Everybody who reads this blog knows how much I like chicks with guitars — I even have a whole category dedicated to them (although it’s a fairly new category, and I don’t have all relevant posts indexed as such right now).
ANYWAY: I recently ran across a Reddit thread from a year or so ago in which Japanese girl bands (rock, not pop) were being discussed, and I figured it was time to compile a few into a post. (Spoiler alert: There are several songs by Shonen Knife.)
So here we go:
The 22.214.171.124’s (the band featured in Kill Bill):
Princess Princess, mid-1980’s:
The same band, just ten years later:
Probably the most famous of all the Japanese girl punk band’s Shonen Knife, with a Ramones cover:
And while we’re at it — another Ramones cover by Shonen Knife!
And now for something completely different: Shonen Knife covering a Carpenters tune:
And the Monkees:
And at last, a Shonen Knife original:
Can you tell I like Shonen Knife? Does it show?
These girls are unclear on the concept: Thug Murder should be the name of an American rap act, not a Japanese punk band. Anyway, this is a cover of an old U.S. hit:
The best band name of the bunch, Red Bacteria Vacuum:
Watashi Wa Arashi:
Some of these bands are more heavy metal than punk, this one more than any of them. At least the sound is clean and crisp, and there sure aren’t any other metal bands that look like this. Bonus points: The band name, “Band Maid” is one of the great Engrish terms — it almost makes sense on some level, but mostly not.
And finally: A song that starts J-pop and quickly turns metal:
Okay, one more: Here’s a band that wasn’t mentioned in the Reddit thread, but I’ve known about them for years. I prefer their song “Soap and Cigarettes”, but I can’t find a video anywhere, so here’s Dirtruck with a different song that’s not as good:
Whew! I actually know about lots more girl J-Rock, but that is for another day. For now, go exploring for more by these bands on YouTube.
Okay, I missed blogging yesterday, and I used my birthday as a blowoff day, and I almost missed today.
So now I’m rushing to get a post in before midnight.
So let’s talk abut what’s going on:
I’m watching Me & Earl & the Dying Girl, which I posted the trailer of last week. It costars Connie Britton, Nick Offerman and Molly Shannon, plus Jon Bernthal from The Walking Dead, whom I didn’t even recognize at first, because I guess that beard makes his nose look smaller.
I’ve been on the CPAP machine for a couple of weeks now, as a result of the sleep study which found I have sleep apnea, and I’m feeling quite a bit better so far.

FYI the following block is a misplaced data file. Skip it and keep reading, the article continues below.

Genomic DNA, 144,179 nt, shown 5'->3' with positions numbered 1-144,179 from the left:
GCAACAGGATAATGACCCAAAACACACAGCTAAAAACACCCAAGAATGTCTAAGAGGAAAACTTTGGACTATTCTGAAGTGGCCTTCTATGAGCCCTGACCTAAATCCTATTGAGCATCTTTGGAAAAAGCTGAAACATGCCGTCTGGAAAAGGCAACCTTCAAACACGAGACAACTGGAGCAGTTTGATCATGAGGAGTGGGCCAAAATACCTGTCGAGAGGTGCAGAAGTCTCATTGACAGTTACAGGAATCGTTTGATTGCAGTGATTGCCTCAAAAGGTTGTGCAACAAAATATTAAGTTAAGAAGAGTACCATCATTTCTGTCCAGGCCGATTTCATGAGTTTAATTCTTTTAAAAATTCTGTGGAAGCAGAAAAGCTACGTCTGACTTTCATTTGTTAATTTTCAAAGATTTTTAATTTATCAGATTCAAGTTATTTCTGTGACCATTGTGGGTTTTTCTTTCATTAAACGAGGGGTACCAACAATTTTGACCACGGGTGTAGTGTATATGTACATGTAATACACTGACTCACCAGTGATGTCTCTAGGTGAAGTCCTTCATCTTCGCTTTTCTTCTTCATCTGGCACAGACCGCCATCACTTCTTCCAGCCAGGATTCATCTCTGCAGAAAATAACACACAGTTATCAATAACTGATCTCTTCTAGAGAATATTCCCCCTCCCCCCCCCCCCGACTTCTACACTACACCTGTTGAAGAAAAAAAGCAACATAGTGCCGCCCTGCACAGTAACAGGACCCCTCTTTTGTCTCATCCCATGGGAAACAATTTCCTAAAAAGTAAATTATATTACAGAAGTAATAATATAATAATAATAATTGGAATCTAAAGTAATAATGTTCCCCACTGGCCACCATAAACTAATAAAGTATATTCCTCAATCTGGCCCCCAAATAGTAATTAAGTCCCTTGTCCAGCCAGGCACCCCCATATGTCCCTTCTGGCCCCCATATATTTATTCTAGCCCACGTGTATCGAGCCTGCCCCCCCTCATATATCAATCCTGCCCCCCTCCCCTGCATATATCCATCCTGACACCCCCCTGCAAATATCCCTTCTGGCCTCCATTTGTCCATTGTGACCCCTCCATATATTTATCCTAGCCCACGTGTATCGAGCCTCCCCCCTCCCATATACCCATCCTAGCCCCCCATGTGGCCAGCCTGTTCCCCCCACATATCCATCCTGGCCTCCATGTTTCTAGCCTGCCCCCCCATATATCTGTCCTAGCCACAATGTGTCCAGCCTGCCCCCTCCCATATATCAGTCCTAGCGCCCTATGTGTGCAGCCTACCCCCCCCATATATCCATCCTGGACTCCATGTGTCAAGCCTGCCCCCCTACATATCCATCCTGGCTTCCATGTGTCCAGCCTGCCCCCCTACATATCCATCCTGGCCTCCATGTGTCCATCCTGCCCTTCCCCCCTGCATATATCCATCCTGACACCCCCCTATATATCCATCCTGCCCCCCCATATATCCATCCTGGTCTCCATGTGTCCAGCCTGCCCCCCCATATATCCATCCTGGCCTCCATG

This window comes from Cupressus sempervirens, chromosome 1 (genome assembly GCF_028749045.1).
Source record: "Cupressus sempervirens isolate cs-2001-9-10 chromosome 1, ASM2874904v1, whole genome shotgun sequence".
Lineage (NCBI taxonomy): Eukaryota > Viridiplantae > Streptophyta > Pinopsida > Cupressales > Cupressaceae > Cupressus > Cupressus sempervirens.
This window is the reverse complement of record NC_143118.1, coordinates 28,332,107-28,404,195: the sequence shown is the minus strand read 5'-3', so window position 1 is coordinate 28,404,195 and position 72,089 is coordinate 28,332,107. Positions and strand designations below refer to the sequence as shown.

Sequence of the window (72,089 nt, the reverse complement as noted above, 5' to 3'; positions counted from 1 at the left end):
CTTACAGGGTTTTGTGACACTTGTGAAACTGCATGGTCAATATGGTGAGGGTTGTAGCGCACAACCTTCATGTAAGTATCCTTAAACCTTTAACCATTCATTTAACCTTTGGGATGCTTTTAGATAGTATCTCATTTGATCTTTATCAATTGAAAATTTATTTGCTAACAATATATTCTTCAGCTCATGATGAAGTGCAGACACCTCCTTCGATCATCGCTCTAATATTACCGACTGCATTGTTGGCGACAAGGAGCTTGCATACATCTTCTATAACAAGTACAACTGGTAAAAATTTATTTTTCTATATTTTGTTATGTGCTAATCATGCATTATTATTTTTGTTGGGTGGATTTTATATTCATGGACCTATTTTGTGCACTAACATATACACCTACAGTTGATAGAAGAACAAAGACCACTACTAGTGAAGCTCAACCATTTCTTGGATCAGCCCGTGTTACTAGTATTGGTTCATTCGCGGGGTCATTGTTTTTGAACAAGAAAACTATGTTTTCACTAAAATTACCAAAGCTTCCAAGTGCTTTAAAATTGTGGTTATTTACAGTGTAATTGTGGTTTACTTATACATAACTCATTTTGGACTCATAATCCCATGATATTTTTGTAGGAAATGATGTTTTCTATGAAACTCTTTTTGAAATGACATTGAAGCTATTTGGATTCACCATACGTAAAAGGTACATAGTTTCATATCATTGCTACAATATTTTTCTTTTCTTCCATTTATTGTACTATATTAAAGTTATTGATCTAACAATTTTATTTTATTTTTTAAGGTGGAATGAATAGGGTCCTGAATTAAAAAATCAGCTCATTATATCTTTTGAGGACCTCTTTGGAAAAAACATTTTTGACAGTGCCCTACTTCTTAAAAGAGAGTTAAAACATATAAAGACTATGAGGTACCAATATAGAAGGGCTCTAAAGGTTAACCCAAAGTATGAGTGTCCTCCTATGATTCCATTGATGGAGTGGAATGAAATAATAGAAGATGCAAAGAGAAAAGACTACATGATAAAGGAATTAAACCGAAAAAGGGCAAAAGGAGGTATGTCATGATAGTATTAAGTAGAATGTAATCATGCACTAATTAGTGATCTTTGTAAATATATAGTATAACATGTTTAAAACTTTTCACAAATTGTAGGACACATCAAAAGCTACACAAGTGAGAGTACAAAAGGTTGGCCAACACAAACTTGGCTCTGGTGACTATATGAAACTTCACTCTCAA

Back to the movie: We’ve recently gotten free HBO and Epix weekends recently, and I’ve stockpiled a nice arsenal of movies, of which I’ve watched most by now.
Thursday was my birthday, as you might recall, and we saw the latest Captain America movie.
Oh, look at the time, it’s almost midnight! Gotta post this!
It’s my birthday. I’m taking the day off.
But don’t worry, I took pictures.
We went to see the latest Avengers movie today (okay, technically it was a Captain America movie), and by gosh those people know how to make a movie. Two hours and twenty-eight minutes of action and storytelling that gives you your money’s worth, even at today’s inflated prices.
Here’s a shopping list of the good stuff:
Jam-packed full of stars even in minor roles. You expect the stars who play the main characters, but the number of award-winners and -nominees is astounding: Alfre Woodard, Martin Freeman, William Hurt, Marisa Tomei, Hope Davis, John Slattery — I always say it’s a bad sign when a big movie skimps on the talent, and this one doesn’t.
Emily VanCamp. She’s cute as a button.
I’m also getting to like ELizabeth Olsen, who, if you don’t recognize the name, looks like a younger Rashida Jones.
Ant Man and Spiderman join the fight, and it’s a nice touch to have two eager, starry-eyed beginners battling alongside the sometimes-jaded professionals. As Falcon tells Spiderman at one point, I don’t know how many fights you’ve been in, but usually there’s not so much talking.
It was also gratifying to see the barely-in-puberty Spiderman hold off three experienced heroes all by himself.
The fight scene choreography was a star of the show all by itself. Watching Black Widow, with no weapons and no armor, take out a platoon of commandos was a joy to behold. And the fight scene in the stairwell, with Cap and Bucky taking out a team of SWAT police, was one of the best I’ve ever seen.
As my wife pointed out, the Scarlet Witch has very cool powers. In a movie full of combat-trained agents and masters of technology, her abilities are different and distinct.
Don’t think the technology isn’t great in itself, though. Falcon has a really neat drone that he uses for reconnaissance and air support, as needed.
So yes, a wonderful movie. This is why we have Hollywood.
This week is Power Players Week on Jeopardy, which is different from Celebrity Jeopardy in that the Power Players are mostly from news and politics, which is why the show strongly implies that they should be smarter, and they really should be, but they’re not.
The one person this week not from news or politics is Louis C. K. I’m not sure why he’s there, unless the designated Andy Richter for the year, the comedian brought in to make the supposed smart guys look stupid. Or maybe he’s the Kevin O’Leary, the Shark Tank star brought in to look stupid himself.
We’ll find out tomorrow.
Speaking of such things, I notice that Wolf Blitzer isn’t competing this year. I guess he got tired of getting his butt handed to him.
Tonight’s celebrities — Anderson Cooper, Lana Logan and Michael Steele — aren’t much better that O’Leary and Blitzer, but at least they all ended up above zero. Still: Shouldn’t the people who shape public policy and opinion be better informed?
A writer unfolds how he Learned To Stop Worrying And Love The Magical Mystery Tour. Spoiler alert: It was on a 1200-mile road trip when he was 13.